Miss Piggy's Guinea Pig Lair Inc.
Handling & Support
Guinea pigs rarely bite when being handled or restrained, they rarely struggle when they are being picked up but often make a “squeal of protest.” Nevertheless, great care should be taken not to injure them when picking them up. The guinea pig should be approached with 2 hands, one is placed under the guinea pig's chest and abdomen, and the other supports its hindquarters. Keep them close to your chest. Adults and those that are pregnant should receive gentle, but firm, and total support.
Plastic base cages are for indoors only.
Minimum floor space required for 2 Guinea Pigs in any cage is 1200mm x 600mm
Playtime cages should have an area off the ground to protect them from weather conditions. If any cage has wire flooring please remove as this can cause foot and leg damage. Wire sides should be of 10mm square or smaller. If they aren't aviary wire can be zip tied to the bars.
Any housing should be easy to clean, well lit, and adequately ventilated.
Guinea pigs are most comfortable when they are spared exposure to excessive noise, needless excitement and confusion, and other stresses.
The frequency with which the enclosure is cleaned depends on the materials out of which it is made, and the number of guinea pigs that reside within. As a general rule, the enclosure and all cage "furniture" should be cleaned and disinfected once weekly. Food and water containers should be cleaned and disinfected once daily. Vinegar is often required to remove the scale deposited by the crystalline urine of guinea pigs. Guinea pigs require worming once every 3 months with Ivermectin. If your guinea pig gets dirty or smelly you can wash them with a small animal shampoo, but not required more then once a month. Nails need to be trimmed on a regular basis as they can grow into their foot pads and cause a lot of pain.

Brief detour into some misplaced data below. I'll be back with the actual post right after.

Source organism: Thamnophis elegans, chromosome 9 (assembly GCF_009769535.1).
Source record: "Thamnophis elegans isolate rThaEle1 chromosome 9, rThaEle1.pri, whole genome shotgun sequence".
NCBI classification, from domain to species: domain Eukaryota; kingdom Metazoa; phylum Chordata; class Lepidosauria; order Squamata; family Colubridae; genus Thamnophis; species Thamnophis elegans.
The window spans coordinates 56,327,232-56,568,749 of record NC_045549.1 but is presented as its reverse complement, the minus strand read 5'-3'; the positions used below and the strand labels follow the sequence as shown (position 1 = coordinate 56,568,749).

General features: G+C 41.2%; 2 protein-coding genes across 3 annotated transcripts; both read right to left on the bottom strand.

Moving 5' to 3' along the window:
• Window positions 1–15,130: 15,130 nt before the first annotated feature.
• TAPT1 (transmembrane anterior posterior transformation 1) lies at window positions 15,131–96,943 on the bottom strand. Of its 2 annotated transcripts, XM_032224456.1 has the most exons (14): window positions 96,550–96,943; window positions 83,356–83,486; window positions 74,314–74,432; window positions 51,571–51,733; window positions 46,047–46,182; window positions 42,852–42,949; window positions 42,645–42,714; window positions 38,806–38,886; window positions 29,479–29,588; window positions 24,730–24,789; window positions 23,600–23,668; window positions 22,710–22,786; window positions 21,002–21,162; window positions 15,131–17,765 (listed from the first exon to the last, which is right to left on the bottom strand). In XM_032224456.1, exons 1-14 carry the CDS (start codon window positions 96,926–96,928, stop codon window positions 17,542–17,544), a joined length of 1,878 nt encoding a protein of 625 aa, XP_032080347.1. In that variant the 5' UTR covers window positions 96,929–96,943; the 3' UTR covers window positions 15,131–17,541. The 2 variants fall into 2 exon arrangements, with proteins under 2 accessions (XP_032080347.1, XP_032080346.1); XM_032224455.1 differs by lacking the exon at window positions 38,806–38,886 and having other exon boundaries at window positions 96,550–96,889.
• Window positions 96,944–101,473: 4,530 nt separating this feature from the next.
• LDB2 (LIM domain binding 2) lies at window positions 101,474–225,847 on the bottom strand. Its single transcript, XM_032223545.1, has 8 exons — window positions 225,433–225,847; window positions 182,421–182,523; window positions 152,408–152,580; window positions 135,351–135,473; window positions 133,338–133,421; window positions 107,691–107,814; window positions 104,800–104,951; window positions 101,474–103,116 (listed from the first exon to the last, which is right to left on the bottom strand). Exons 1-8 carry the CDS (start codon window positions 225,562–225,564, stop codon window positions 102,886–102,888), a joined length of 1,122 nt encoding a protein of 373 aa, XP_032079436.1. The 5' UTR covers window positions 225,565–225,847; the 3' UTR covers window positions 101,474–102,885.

Daily Dietary Requirements
80% Hay & Grass
15% Vegetables High in Vitamin C
5% Pellet Mix
Fruit as a treat
Food & Water
Good-quality food and fresh, clean water must be readily available at all times. Hay and grass should form a major part of their diet as well as a fresh and steady supply of guinea pig mix (foods to feed and not to feed ~ below.) Guinea pigs cannot manufacture their own vitamin C and must, therefore, receive it from an outside source. Any changes in the food itself should be made gradually. Failure to do so usually results in the guinea pigs' refusing food and water. Feeding should take place twice a day once in the morning and once at night.
Please remember to keep you guinea pigs cool during warmer months, place a frozen water bottle or something simular in their cage. Guinea Pigs can suffer from heat stroke over 24C Fans are also good but make sure it is set to oscillate and not directly on them. Please do not use plastic igloo's in outdoor cages during these months.
During winter make sure your piggies are warm and free from any drafts. Blankets and Snuggle sacks are of great comfort.
Safe Food List
Milk Thistle% (not spikey)
Unsafe Food List
Bulb Plants of any kind
Oxalis (looks like clover)
St John's Wort
Bird of Paradise
Grass cut with mower
*High in sugar #High in Vitamin C %Yummy! ^Feed sparingly
Lucerne (6 month old's and younger)